“This is a restraining order, that’s what it basically is. [It is similar to] existing restraining orders for domestic violence and things of that nature. It also can only be filed by law enforcement…. You have to convince a police department to do it. They have to go to court and do it. You can’t do it yourself. You can’t just go into a courtroom and say: ‘Hey, my ex-boyfriend or ex-girlfriend is dangerous. Will you take away their guns?’ There’s that extra step of protection. And they have to go in and make the case. There’s got to be evidence provided in convincing a judge for a court order, just like we do when police want to go into your home and search, they’ve got to have a court order. It’s using the same process. We don’t have…evidence of it being misused.
“There’s a push to have a federal version of that. I don’t think a federal version of it is a good idea. I don’t think the FBI and these agencies are going to be focused on this stuff. I just don’t think they have the manpower or the focus on it. I think it’s best left at the state level. And states don’t need us to pass a bill to do it. We’re just trying to incentivize them to do it.”
On the impediments to passing common-sense gun crime legislation:
“These bills have been out there for four years now, and they haven’t gotten voted on for one primary reason. Let’s not forget now, Joe Biden’s been in the White House for over a year. Democrats have had Congress for over a year. They haven’t moved on any of these things yet. And the reason why is because their base…want things like preventing guns based on what they look like. Not what they do, not how dangerous they are, but what they look like. Or [they want] expanded background checks. Virtually every gun that’s going to be sold in America today is going to have a background check expected. Every one of these mass shooters passed the background check. So there’s still a perception out there among people that you can just walk in and buy a gun in a store, and nobody checks you out. That’s just not accurate. Almost every gun sold in America today and every day, virtually all have undergone background checks, and all these shooters have…. But that’s what they’re fixated on. You see the House proposals, right? ‘Let’s ban bump stocks’ and stuff like that. They may be great and good ideas, but [they have] nothing to do with this…. They wouldn’t have prevented the shootings.
“So that’s what’s been standing in the way: maximalist demands that have nothing to do with how to solve the problem. And hopefully that will change. Hopefully this time people say: ‘Look, enough is enough. There’s some things we can do that we agree on, let’s do the things we agree on.’ If there’s something that works and we agree on it, why not do it?”
On the other gun crime crisis in America:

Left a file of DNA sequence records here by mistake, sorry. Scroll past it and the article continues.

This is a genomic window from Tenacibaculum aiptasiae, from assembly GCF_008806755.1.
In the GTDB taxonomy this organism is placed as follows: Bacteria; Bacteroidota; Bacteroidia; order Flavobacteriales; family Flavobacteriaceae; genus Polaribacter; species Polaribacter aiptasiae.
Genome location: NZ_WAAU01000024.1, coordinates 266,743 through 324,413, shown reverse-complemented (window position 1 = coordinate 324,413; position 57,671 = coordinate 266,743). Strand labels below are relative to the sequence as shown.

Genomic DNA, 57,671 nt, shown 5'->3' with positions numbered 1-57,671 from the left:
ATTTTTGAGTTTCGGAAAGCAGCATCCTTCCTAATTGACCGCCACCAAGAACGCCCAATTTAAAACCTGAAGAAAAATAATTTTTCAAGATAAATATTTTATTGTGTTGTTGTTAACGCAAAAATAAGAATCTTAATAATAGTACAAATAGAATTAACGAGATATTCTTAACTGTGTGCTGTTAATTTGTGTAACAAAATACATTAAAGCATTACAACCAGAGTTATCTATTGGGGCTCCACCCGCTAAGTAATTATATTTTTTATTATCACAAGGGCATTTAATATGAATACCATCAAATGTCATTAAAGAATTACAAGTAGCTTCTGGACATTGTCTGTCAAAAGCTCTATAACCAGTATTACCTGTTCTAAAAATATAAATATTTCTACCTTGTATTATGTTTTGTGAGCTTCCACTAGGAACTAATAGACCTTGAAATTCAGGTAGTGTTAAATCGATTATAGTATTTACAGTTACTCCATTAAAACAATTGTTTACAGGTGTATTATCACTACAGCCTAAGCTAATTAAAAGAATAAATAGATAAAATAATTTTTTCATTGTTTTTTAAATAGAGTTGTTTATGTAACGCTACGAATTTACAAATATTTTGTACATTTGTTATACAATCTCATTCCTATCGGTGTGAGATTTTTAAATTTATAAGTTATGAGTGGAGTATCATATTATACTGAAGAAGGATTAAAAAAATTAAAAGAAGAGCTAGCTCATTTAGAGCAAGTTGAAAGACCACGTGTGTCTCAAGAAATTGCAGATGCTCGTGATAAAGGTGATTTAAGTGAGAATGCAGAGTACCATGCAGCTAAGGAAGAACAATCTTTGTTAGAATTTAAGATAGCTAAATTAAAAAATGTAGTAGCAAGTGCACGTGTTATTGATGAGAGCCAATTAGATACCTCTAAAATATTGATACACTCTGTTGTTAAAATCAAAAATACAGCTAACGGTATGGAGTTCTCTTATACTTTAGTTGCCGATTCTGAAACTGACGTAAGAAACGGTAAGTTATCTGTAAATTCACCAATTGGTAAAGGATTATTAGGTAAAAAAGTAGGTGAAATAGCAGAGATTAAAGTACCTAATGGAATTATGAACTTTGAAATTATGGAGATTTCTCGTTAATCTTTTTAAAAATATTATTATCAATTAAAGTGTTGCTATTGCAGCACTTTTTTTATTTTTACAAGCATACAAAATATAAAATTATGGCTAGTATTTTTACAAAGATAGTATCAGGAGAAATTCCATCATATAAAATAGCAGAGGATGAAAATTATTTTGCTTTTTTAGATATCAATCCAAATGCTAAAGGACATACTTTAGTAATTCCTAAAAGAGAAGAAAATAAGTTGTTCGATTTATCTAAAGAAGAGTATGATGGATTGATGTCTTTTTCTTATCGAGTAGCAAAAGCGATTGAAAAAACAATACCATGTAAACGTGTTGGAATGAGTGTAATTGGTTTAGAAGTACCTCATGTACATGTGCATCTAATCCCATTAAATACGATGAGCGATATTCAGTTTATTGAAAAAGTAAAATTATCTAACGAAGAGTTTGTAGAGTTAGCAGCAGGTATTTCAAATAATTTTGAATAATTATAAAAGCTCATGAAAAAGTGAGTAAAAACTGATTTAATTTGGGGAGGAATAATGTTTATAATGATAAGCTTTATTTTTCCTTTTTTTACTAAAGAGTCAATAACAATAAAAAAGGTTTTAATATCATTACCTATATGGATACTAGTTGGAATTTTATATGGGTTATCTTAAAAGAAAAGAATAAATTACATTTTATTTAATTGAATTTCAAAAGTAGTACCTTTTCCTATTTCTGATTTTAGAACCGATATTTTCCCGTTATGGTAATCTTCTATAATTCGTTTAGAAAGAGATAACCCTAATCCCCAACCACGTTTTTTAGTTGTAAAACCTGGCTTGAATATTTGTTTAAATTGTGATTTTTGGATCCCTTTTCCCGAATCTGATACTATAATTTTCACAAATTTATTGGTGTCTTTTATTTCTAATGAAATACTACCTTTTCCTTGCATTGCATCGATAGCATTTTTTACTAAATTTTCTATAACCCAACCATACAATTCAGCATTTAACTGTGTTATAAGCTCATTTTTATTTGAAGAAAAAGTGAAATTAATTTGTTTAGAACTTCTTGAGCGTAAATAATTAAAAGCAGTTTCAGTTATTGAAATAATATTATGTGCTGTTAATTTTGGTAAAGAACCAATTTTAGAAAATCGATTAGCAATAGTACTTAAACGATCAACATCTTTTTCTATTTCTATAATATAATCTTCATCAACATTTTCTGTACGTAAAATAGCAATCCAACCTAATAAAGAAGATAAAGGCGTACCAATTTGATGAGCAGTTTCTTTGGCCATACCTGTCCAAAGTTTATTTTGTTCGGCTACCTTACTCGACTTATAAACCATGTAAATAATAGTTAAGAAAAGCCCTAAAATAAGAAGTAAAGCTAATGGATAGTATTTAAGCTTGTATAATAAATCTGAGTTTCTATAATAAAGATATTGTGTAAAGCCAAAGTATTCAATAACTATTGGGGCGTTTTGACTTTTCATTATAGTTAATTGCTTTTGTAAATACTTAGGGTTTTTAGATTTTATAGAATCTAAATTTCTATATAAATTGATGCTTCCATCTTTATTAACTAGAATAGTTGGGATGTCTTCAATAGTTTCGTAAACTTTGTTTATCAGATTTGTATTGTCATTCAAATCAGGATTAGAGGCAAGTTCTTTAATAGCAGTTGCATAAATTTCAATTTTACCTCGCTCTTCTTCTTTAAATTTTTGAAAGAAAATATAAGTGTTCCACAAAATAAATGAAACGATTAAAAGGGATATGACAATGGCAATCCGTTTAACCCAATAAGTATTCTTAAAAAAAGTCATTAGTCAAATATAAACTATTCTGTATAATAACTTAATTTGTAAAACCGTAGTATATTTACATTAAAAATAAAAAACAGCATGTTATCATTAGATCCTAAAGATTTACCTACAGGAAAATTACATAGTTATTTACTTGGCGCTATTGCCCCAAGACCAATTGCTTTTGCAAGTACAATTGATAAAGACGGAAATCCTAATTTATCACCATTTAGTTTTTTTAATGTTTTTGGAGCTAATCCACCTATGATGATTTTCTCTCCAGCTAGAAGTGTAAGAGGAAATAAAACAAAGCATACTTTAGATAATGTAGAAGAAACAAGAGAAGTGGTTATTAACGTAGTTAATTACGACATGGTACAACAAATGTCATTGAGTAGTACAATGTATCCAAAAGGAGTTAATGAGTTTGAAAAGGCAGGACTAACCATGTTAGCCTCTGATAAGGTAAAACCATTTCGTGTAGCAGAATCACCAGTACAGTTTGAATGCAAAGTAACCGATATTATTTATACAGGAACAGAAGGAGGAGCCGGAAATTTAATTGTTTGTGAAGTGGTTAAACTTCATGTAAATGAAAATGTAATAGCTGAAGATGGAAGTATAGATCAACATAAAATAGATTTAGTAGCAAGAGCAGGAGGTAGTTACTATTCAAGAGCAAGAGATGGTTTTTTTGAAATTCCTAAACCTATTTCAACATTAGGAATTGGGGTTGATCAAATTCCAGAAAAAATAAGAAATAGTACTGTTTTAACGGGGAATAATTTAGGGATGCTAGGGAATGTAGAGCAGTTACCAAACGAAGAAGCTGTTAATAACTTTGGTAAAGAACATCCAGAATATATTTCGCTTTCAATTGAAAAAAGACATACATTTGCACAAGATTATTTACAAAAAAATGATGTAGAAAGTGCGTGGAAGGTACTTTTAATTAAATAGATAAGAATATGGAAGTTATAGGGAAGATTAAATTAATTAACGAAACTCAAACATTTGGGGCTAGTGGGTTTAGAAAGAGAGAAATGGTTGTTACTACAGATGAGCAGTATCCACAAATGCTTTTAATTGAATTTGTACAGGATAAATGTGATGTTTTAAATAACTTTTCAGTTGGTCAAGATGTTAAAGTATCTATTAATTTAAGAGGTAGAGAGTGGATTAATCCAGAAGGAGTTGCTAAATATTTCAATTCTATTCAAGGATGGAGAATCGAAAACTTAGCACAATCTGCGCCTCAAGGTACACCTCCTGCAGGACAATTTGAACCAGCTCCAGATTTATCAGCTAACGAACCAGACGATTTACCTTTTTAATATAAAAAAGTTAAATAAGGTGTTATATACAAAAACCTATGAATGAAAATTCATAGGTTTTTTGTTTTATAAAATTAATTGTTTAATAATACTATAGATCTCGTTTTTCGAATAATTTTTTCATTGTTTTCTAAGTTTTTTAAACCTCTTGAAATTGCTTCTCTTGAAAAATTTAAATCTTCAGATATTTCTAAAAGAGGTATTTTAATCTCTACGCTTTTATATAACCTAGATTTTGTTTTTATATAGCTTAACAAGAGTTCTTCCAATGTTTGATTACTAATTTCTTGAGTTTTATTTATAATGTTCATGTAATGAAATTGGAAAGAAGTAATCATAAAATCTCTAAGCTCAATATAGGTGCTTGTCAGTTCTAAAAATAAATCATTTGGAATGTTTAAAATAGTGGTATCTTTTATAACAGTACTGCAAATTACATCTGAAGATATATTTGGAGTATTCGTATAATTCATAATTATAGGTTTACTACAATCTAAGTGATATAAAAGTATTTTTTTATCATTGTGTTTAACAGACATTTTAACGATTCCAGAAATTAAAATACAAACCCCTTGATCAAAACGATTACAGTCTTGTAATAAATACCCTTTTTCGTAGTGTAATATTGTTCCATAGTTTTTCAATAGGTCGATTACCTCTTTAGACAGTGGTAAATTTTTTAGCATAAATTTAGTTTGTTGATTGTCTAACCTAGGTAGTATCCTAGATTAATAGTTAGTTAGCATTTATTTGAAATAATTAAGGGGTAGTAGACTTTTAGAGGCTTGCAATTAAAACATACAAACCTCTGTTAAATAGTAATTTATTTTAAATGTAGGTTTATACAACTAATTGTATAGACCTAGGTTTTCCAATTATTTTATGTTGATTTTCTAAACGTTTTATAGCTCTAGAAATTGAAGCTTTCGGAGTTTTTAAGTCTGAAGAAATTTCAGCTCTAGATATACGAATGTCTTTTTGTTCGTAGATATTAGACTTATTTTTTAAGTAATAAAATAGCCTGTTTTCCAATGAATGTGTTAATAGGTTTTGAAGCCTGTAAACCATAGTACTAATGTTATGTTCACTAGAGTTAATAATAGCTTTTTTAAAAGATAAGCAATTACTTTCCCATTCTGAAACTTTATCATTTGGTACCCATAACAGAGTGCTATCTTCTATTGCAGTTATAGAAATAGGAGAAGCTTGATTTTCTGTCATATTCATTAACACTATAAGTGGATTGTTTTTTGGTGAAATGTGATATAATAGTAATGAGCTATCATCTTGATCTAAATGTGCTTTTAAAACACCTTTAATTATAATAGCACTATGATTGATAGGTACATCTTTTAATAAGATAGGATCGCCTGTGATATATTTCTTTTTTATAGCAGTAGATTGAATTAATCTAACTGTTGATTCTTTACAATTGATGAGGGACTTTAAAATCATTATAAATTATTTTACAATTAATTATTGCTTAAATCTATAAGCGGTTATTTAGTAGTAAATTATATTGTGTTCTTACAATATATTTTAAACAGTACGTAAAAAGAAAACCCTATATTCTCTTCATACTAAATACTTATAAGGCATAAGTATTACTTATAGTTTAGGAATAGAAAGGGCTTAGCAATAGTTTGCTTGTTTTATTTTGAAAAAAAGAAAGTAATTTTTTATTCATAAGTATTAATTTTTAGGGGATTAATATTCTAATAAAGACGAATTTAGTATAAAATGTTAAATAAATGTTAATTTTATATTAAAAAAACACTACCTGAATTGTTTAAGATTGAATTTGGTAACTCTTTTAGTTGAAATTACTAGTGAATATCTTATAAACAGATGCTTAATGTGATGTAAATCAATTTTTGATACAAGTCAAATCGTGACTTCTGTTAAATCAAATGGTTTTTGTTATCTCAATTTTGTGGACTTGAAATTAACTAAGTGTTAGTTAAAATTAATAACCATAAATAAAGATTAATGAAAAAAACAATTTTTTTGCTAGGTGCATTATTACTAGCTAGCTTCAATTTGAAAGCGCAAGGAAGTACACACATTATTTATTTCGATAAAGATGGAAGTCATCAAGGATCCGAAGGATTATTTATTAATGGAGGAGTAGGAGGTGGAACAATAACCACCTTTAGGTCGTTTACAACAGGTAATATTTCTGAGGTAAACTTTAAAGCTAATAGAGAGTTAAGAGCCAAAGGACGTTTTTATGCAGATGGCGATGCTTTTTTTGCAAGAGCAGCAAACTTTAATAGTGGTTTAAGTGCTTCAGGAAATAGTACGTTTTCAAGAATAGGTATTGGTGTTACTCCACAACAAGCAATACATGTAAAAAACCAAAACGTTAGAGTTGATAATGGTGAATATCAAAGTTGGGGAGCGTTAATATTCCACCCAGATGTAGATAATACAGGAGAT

“We have another crisis in America, and that is a bunch of criminals running loose in the streets, buying guns off the black market, stealing [them] from people’s cars, and shooting each other up. And we’ve seen that violence surge. But these aren’t people buying [guns] at gun shows or online or anywhere. These are just people buying stolen guns from each other and then shooting each other up. That’s a huge problem in America. That’s a criminality problem. And that’s what happens when you let a bunch of criminals out of jail early because you’re trying to be compassionate and trying to give people a fifth chance and things of that nature. So that’s another problem, probably from a numerical standpoint the most serious one.
“The solutions I’m talking about are very specifically tied to disturbed young men that head towards violence and commit these mass murders, and they’re giving warning signs. In Parkland, [there were signs] well in advance that this was going to happen. And, in fact, there were efforts to get the local police to intervene. The sheriff’s office didn’t do it, that guy’s no longer sheriff. The school district refused to do anything about it because they didn’t want to criminalize kids. The FBI dropped the ball with two calls and warnings to their hotline. So there were a lot of missteps there that could have prevented this.”
On likelihood of President Biden politicizing mass shootings in his address to the nation:
“Let’s hope that that’s not what happens. But traditionally, the response from [President Biden] and others is the following: lie to people and tell them that there’s a bunch of laws out there that could stop all this from happening, but we can’t pass those laws because evil Republicans are blocking them. ‘If they would only have voted for these bills, these things wouldn’t be happening.’ And it’s just not true. It’s just absolutely inaccurate. It’s not true. It’s a blatant lie. It stands in the way of progress on this issue.
“And I hope that’s not what [President Biden] does again tonight, because if he starts rolling out a bunch of a bunch of ideas that have nothing to do with these shootings — they may be what he supports on gun legislation, but they have nothing to do with these shootings — I think we’re back to square one, unfortunately. And then people wonder why nothing ever happened. Well, that’s why. But I hope that’s not the case.”